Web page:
Bidding and Brexit – what you need to know
Since the important Brexit vote took place on Thursday 23rd June, there have been many questions raised regarding public sector procurement as we know it.
Bid Expert and AM Bid Services Managing Director, Andrew Morrison shares his observations in the following Q&A. This will help to address and provide some answers to key questions raised over Brexit from a bidder’s perspective.
These key questions include:
1. Is the OJEU process still applicable to UK public sector buyers and suppliers?
Answer: Yes, and it will likely remain so until the country exits from the European Union. Looking beyond that however, public sector procurement legislation is actually enshrined in primary UK legislation and would require an Act of Parliament to be repealed.
2. Will Brexit spell the end of public sector procurement as we know it?
Answer: Most unlikely. The public sector had procurement arrangements in place before the UK joined the EU. Procurement rules are likely to be a condition of any future free trade agreement with the EU. Even if that were not the case, and the UK was able to restrict their procurement to UK companies, the public sector will almost definitely still retain much of their current procurement arrangements. Can we realistically imagine that the public sector would be content to enter into contracts without a procurement process that allowed them to evaluate tenders on a price/quality basis? Procurement has a valuable role to play in determining the Most Economically Advantageous Tenders and in reducing the prospects of corruption in the award of contracts.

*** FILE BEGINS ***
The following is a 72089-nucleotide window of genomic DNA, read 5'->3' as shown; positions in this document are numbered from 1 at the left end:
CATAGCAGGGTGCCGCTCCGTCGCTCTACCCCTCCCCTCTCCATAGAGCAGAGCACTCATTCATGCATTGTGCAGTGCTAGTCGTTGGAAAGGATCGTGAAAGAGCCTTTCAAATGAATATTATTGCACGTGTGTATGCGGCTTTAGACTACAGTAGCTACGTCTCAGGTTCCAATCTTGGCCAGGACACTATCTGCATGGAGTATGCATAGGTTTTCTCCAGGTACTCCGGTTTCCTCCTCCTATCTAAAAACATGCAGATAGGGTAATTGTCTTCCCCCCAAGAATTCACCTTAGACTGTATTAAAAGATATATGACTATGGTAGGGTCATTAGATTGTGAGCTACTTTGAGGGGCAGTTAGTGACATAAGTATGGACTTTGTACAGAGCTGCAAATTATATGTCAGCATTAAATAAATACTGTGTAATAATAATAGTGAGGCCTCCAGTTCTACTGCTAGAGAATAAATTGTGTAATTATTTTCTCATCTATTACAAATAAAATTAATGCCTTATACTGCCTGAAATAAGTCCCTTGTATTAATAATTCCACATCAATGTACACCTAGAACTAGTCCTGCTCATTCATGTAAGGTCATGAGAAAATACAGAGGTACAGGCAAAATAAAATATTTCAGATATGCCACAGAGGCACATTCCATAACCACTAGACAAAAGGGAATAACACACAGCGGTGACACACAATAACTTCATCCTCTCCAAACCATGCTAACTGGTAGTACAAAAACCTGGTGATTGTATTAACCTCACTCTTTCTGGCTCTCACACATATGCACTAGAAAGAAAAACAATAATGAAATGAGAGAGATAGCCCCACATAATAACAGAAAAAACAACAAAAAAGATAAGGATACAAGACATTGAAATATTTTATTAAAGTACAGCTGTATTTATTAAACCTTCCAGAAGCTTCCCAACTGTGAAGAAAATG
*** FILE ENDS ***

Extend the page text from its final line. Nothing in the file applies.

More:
3. What effect may the Brexit vote have on how contractors handle their bidding requirements?
Answer: Recent years have seen an upsurge in the number of businesses outsourcing some or all of their bidding activities. The Brexit vote may well increase the instances of this as some companies look to reduce their numbers of permanent staff; or bid staff become a casualty of lower than expected sales volumes / opportunities coming to market. However, many businesses are experiencing the benefits of bringing in highly competent, widely experienced, external assistance which can help give them the edge on their competition.
New times bring new challenges, but also in some cases new answers and new approaches.
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